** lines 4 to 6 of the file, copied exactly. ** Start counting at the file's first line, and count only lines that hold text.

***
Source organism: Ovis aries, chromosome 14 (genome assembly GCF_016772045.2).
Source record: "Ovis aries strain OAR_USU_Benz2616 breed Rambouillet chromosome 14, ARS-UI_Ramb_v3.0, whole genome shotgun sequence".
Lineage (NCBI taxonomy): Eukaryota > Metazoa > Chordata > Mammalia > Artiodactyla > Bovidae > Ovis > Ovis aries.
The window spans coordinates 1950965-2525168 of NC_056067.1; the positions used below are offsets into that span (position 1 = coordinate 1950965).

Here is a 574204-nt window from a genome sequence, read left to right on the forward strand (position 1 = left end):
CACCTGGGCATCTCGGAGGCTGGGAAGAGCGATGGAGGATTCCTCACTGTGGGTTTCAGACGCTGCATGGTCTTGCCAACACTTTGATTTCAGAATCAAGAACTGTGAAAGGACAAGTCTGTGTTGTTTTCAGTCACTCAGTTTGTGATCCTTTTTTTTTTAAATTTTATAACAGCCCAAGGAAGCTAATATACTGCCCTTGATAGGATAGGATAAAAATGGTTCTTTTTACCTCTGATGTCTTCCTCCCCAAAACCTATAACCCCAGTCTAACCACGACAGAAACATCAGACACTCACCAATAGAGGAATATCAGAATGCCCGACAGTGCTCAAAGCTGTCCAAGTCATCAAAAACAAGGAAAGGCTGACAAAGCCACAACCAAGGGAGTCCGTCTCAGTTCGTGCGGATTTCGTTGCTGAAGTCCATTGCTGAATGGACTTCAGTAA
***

The window spans coordinates 1950965-2525168 of NC_056067.1; the positions used below are offsets into that span (position 1 = coordinate 1950965).

Here is a 574204-nt window from a genome sequence, read left to right on the forward strand (position 1 = left end):
CACCTGGGCATCTCGGAGGCTGGGAAGAGCGATGGAGGATTCCTCACTGTGGGTTTCAGACGCTGCATGGTCTTGCCAACACTTTGATTTCAGAATCAAGAACTGTGAAAGGACAAGTCTGTGTTGTTTTCAGTCACTCAGTTTGTGATCCTTTTTTTTTTAAATTTTATAACAGCCCAAGGAAGCTAATATACTGCCCTTGATAGGATAGGATAAAAATGGTTCTTTTTACCTCTGATGTCTTCCTCCCCAAAACCTATAACCCCAGTCTAACCACGACAGAAACATCAGACACTCACCAATAGAGGAATATCAGAATGCCCGACAGTGCTCAAAGCTGTCCAAGTCATCAAAAACAAGGAAAGGCTGACAAAGCCACAACCAAGGGAGTCCGTCTCAGTTCGTGCGGATTTCGTTGCTGAAGTCCATTGCTGAATGGACTTCAGTAA